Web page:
The Tigers – A Series of 30 Easy to Read Booklets
Many young people and adults with learning difficulties today are skilled readers, while others have to be read for. But they all need stories to relate to, like the rest of us. Stories about themselves. Entertaining stuff that inspire, lead to reflection and put things in order. My son Bendik (30) has Down syndrome, so I know. He is not a great reader. When I set out to find books that might inspire him to read, the result was depressing. The few books I found were either childish, old fashioned or too simple.
So, being a designer and writer, I decided to create something myself. The result being The Tigers, a series of 30 illustrated and easy-to-read booklets. The series has become immensely popular in Norway. I receive e-mails from readers, teachers, librarians and parents all the time. Finally, they say, we have stories this group can relate to
To meet the interest from other countries we are now in the process of translating all 30 booklets to English. Hopefully this will make it easier to have the stories published in other countries as well.
If you think this mights be something for young people and adults in your country, please do not hesitate to contact us. Mail address: email@example.com.
We are happy to see The Tigers now being published in Germany as Die Tigerbande. We hope that young people and adults in Germany will enjoy them as much as their Norwegian friends.
Good Stories Touch Hearts and Minds
The main characters in The Tigers are six young adult friends. They all need some assistance in daily life and sometimes fall short when life gets complicated. But there is no mention of anydiagnoses in text or illustration. The stories focus on friends, family, community, love and relationships, quarrels, work, digital and social medias and every day challenges. I want for my readers to discover something about themselves: Feelings, strengths and independence. I want to stimulate their brains and maybe widen their field of interest. And I want them to see that as a whole they are like most young adults – not so different after all. But above all I want to entertain – because you won’t get anywhere without touching hearts and minds.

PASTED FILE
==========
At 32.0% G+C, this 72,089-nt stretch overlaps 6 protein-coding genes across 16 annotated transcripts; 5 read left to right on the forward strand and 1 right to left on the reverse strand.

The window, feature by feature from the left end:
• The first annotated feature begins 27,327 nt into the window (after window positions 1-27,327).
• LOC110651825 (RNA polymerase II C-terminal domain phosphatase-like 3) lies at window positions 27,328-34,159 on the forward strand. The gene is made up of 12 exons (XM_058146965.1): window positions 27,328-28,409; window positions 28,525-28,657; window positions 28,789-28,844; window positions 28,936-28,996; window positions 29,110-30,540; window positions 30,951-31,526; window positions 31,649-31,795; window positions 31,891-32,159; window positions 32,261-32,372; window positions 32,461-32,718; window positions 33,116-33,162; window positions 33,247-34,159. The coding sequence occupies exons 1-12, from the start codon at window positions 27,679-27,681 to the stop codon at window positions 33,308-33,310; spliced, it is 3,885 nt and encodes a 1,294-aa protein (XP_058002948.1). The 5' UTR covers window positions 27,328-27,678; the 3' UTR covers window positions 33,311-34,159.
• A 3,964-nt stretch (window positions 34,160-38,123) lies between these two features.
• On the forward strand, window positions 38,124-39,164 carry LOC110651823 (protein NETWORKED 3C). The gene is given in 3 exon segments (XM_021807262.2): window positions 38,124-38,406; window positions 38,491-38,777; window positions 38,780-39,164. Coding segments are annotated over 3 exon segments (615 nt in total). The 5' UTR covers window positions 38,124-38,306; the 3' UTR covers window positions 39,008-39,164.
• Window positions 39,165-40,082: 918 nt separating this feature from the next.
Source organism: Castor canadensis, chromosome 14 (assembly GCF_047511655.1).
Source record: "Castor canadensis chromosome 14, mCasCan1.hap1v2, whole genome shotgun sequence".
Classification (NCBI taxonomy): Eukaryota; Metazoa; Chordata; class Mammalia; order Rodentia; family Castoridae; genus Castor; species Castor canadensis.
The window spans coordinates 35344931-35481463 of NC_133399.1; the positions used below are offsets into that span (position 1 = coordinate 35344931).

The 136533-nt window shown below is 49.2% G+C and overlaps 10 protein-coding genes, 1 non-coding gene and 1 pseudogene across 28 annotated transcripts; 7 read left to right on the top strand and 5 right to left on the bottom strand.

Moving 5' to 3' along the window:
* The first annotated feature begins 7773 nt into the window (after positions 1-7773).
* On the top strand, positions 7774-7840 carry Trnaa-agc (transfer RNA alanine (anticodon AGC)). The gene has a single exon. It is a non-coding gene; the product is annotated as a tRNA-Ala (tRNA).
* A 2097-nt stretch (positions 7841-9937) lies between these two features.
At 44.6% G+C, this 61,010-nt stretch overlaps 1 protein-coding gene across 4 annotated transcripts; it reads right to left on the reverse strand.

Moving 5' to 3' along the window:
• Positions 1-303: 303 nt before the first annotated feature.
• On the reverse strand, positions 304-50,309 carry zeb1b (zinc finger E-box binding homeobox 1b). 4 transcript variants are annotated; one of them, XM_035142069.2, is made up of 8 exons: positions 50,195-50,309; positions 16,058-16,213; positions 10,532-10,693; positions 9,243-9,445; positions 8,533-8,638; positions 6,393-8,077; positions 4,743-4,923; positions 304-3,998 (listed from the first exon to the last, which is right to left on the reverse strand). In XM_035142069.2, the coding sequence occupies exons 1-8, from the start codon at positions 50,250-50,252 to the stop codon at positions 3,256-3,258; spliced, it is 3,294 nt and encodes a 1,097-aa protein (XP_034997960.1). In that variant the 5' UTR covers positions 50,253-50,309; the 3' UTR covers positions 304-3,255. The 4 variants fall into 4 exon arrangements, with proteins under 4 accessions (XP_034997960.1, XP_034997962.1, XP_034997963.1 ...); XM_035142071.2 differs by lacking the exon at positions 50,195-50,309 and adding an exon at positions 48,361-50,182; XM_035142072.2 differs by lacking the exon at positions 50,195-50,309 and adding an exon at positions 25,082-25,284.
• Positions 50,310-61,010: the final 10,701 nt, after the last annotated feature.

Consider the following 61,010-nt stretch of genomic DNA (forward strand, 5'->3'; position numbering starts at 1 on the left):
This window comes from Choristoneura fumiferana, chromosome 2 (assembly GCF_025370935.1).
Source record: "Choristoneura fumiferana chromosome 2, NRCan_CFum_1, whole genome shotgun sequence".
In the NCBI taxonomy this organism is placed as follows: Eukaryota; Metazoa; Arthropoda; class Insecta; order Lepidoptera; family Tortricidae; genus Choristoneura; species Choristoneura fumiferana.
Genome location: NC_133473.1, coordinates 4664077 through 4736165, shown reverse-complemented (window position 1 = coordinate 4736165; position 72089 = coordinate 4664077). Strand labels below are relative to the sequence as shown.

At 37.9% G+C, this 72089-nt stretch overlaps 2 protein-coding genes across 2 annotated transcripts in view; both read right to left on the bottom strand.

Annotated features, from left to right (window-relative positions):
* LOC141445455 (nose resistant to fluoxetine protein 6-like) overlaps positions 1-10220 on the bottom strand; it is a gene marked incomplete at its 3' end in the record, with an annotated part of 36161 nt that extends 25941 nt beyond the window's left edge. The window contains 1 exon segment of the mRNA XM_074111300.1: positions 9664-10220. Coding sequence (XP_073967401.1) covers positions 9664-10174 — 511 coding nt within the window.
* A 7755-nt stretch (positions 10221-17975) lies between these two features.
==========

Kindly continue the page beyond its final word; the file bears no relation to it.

What Do Customers Say?
- I bought The Tigers and was hoping my son (Erik, 21. Se photo!) would like them. It turned out he did! He absolutely LOVES the stories about The Tigers. Mother
- Books like these are rare. My pupils cannot wait to read more. Once they get started they are hard to stop. Teacher
- The topics are so right, spot on for my pupils. Based on the text they reflect and relate to own lives. Teacher
- She (woman, 34) has some books, an likes them. But nothing compares to The Tigers. I think she recognises her own life in these stories. Mother
- My pupil likes it because it’s about young people, like herself. She sees herself in many of the situations. School librarian
- Once they see on your website that new booklets are on their way, they can hardly wait. Teacher
The Booklets Offer a Rich Variety of Topics:
- Six short stories from childhood and youth introducing the main characters.
- Tommy is moving out, but is he ready to be on his own? In spite of what his parents say, is not convinced, because he thoroughly dislikes changes. (About going out and starting a life on your own.)
- Olly too has moved to his own apartment and with mom away, he enjoys the new freedom: Going to bed at odd times and shopping using his credit card. (About independence versus bad eating habits and weight problems.)
- May is romantic. She wants to have a boyfriend. Tommy wants to be cool, like James Bond – then he would have no problem finding a girl. (About finding a girl- or boyfriend.)
- Scary images from the TV screen frightens Kim. Wars and bombs and refugees. What is a refugee anyway? And does looking foreign mean you are poor and helpless?
- Tommy and May have fallen in love. But being in a relationship is something new to both of them. It takes time to make it work.
- The six friends are planning a garden party together. But they all have different ideas about everything from guest list to menu? Working together is not easy. (About empathy and and the challenges of cooperation.)